• In 2008, James called New York his favorite city (though he called Brooklyn his favorite borough).
  • In 2010, James met with the Knicks in free agency before ultimately deciding to sign with the Heat.
  • In 2018, James played his final game against former teammate Dwyane Wade. That game was played at the then-Staples Center in Los Angeles. Afterward, James was caught telling Wade “it was either here or the Garden,” referring to Madison Square Garden, as the two venues worthy of such a matchup.
  • On Feb. 2, it was reported that Rich Paul, James’ long time agent, and Leon Rose, current president of the Knicks and James’ former agent, held a meeting to hash out their years-long feud. Paul learned the business by working for Rose at CAA before he ultimately struck out on his own and took James with him.
  • On Feb. 3, ahead of a game against the Knicks, James refused to say whether or not he planned to pick up his player option for the 2024-25 season, generating speculation about possible interest in the Knicks.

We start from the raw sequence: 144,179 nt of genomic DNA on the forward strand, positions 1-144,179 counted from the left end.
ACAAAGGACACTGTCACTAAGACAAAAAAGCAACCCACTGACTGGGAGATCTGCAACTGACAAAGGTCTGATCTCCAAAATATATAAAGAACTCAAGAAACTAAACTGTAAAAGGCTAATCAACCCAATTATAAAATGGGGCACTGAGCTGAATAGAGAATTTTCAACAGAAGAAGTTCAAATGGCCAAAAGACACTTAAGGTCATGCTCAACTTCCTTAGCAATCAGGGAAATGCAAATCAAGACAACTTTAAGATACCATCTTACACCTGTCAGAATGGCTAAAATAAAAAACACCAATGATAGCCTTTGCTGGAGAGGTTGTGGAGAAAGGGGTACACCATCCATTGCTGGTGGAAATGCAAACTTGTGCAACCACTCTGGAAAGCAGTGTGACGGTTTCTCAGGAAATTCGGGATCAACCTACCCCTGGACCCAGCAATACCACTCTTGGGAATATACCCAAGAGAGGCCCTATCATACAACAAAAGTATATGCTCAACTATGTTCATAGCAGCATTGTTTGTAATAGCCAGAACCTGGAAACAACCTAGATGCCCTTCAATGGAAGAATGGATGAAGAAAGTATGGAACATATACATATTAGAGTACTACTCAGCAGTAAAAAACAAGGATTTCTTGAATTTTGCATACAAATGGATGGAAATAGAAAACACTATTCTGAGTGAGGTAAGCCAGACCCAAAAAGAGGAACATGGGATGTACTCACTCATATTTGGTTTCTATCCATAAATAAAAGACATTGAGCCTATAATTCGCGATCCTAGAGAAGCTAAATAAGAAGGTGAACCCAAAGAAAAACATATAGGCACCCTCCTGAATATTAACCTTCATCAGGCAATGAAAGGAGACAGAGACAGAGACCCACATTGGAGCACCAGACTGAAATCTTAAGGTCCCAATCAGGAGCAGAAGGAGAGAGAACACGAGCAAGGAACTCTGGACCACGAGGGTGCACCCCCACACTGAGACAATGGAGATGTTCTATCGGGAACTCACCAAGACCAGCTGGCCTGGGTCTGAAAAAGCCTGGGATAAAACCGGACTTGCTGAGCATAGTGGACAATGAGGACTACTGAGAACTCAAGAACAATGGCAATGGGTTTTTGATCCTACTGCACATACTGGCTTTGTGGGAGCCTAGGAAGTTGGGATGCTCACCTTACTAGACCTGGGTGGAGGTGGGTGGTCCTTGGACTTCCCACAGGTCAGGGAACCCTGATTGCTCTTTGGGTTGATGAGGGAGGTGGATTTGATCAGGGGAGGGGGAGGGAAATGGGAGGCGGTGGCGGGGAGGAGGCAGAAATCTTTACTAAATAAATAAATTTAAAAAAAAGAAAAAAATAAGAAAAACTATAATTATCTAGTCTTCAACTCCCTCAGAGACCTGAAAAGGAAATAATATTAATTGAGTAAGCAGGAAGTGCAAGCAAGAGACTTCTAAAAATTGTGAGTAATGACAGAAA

• On Feb. 5, after a win over the Knicks at Madison Square Garden, James wore a Knicks towel during his postgame press conference.

The Knicks have spent years planning to pursue a superstar through trade. They have the draft capital to both trade for LeBron and draft Bronny. They just nearly made the Eastern Conference Finals despite a glaring hole at power forward caused by the absence of Julius Randle. Slot James into that position and the Knicks potentially could have reached the Finals. A deal here would presumably be built around Randle, the non-guaranteed contract of Bojan Bogdanovic and draft picks, of which the Knicks have plenty. This arrangement would match James’ salary cleanly, though the Lakers may demand players back from the Knicks as well. It is unclear who they would and would not be willing to surrender. For now, though, the Knicks remain a fantasy scenario, as James is not known to have pushed for a trade to New York.